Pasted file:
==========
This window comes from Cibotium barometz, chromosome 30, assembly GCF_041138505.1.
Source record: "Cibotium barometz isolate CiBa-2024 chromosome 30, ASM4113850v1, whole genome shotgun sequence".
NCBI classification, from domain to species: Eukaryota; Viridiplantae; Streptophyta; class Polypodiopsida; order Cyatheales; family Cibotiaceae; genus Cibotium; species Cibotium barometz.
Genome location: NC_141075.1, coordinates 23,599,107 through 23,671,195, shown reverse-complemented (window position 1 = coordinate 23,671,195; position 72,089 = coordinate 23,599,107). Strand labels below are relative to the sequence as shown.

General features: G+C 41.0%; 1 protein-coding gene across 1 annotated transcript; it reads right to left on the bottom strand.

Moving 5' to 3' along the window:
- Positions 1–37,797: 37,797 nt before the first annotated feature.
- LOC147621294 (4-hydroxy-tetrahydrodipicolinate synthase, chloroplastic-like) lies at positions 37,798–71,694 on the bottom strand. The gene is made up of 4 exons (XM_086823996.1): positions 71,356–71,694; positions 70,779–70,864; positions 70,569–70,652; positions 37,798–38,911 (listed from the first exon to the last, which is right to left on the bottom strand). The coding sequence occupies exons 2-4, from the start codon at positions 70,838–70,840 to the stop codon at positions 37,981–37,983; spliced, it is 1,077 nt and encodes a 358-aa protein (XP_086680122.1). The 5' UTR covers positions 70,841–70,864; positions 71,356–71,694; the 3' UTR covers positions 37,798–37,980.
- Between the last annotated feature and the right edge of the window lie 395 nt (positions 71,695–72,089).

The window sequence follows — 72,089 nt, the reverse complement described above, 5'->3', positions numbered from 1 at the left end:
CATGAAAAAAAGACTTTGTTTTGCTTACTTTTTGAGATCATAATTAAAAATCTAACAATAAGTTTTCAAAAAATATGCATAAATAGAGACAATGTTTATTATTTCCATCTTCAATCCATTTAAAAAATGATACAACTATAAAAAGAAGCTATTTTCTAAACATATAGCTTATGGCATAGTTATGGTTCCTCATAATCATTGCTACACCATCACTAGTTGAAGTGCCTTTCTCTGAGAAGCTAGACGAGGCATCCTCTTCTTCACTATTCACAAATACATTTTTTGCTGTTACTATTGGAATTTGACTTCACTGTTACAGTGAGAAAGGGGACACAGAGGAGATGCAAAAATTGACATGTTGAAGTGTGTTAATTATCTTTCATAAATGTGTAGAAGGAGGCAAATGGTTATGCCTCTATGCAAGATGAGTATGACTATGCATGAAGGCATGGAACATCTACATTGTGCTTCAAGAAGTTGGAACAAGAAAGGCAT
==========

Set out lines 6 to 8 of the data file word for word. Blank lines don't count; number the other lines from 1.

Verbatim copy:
Moving 5' to 3' along the window:
- Positions 1–37,797: 37,797 nt before the first annotated feature.
- LOC147621294 (4-hydroxy-tetrahydrodipicolinate synthase, chloroplastic-like) lies at positions 37,798–71,694 on the bottom strand. The gene is made up of 4 exons (XM_086823996.1): positions 71,356–71,694; positions 70,779–70,864; positions 70,569–70,652; positions 37,798–38,911 (listed from the first exon to the last, which is right to left on the bottom strand). The coding sequence occupies exons 2-4, from the start codon at positions 70,838–70,840 to the stop codon at positions 37,981–37,983; spliced, it is 1,077 nt and encodes a 358-aa protein (XP_086680122.1). The 5' UTR covers positions 70,841–70,864; positions 71,356–71,694; the 3' UTR covers positions 37,798–37,980.